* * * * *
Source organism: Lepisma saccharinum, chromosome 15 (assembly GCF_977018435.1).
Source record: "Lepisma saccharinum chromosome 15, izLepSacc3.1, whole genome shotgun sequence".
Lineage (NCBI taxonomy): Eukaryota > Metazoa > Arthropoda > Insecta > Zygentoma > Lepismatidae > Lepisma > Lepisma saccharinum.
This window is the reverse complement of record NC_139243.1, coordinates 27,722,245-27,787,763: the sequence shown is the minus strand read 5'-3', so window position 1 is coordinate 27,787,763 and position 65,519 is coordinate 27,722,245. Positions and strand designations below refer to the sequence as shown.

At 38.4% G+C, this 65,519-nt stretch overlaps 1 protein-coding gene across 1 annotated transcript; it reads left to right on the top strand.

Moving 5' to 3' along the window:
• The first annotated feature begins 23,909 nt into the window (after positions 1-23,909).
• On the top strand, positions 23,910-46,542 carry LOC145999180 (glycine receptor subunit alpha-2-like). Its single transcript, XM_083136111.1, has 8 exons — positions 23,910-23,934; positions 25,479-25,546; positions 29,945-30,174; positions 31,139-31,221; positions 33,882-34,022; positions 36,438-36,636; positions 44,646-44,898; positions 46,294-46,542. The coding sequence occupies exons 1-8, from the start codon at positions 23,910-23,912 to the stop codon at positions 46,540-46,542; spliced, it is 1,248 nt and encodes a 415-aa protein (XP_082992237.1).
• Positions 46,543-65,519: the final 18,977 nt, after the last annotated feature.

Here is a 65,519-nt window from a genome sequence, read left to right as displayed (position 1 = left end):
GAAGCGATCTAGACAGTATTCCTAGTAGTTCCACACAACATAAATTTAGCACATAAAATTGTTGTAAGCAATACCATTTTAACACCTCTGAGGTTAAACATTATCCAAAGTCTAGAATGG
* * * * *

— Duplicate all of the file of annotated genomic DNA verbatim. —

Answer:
Source organism: Lepisma saccharinum, chromosome 15 (assembly GCF_977018435.1).
Source record: "Lepisma saccharinum chromosome 15, izLepSacc3.1, whole genome shotgun sequence".
Lineage (NCBI taxonomy): Eukaryota > Metazoa > Arthropoda > Insecta > Zygentoma > Lepismatidae > Lepisma > Lepisma saccharinum.
This window is the reverse complement of record NC_139243.1, coordinates 27,722,245-27,787,763: the sequence shown is the minus strand read 5'-3', so window position 1 is coordinate 27,787,763 and position 65,519 is coordinate 27,722,245. Positions and strand designations below refer to the sequence as shown.

At 38.4% G+C, this 65,519-nt stretch overlaps 1 protein-coding gene across 1 annotated transcript; it reads left to right on the top strand.

Moving 5' to 3' along the window:
• The first annotated feature begins 23,909 nt into the window (after positions 1-23,909).
• On the top strand, positions 23,910-46,542 carry LOC145999180 (glycine receptor subunit alpha-2-like). Its single transcript, XM_083136111.1, has 8 exons — positions 23,910-23,934; positions 25,479-25,546; positions 29,945-30,174; positions 31,139-31,221; positions 33,882-34,022; positions 36,438-36,636; positions 44,646-44,898; positions 46,294-46,542. The coding sequence occupies exons 1-8, from the start codon at positions 23,910-23,912 to the stop codon at positions 46,540-46,542; spliced, it is 1,248 nt and encodes a 415-aa protein (XP_082992237.1).
• Positions 46,543-65,519: the final 18,977 nt, after the last annotated feature.

Here is a 65,519-nt window from a genome sequence, read left to right as displayed (position 1 = left end):
GAAGCGATCTAGACAGTATTCCTAGTAGTTCCACACAACATAAATTTAGCACATAAAATTGTTGTAAGCAATACCATTTTAACACCTCTGAGGTTAAACATTATCCAAAGTCTAGAATGG